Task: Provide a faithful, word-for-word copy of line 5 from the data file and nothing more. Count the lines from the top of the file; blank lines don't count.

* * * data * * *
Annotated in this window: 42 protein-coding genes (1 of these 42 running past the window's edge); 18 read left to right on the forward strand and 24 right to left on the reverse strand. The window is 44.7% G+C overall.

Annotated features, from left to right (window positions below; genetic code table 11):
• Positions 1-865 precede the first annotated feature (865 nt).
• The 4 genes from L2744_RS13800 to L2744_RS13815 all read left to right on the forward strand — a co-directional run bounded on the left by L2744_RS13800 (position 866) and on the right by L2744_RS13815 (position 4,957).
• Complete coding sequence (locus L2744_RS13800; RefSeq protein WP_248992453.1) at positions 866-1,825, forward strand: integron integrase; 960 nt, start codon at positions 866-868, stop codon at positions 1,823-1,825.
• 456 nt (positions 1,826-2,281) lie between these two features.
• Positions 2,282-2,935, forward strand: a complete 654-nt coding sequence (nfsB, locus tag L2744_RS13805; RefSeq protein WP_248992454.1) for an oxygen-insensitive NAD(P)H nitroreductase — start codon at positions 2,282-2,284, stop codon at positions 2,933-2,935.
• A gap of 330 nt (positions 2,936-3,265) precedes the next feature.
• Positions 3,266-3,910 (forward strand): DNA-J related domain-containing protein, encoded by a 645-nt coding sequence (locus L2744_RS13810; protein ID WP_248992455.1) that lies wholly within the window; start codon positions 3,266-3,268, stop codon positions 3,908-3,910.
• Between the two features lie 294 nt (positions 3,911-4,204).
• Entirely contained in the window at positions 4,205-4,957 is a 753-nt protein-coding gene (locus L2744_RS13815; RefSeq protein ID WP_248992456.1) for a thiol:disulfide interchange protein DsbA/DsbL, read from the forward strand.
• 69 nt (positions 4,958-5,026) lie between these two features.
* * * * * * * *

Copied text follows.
• Complete coding sequence (locus L2744_RS13800; RefSeq protein WP_248992453.1) at positions 866-1,825, forward strand: integron integrase; 960 nt, start codon at positions 866-868, stop codon at positions 1,823-1,825.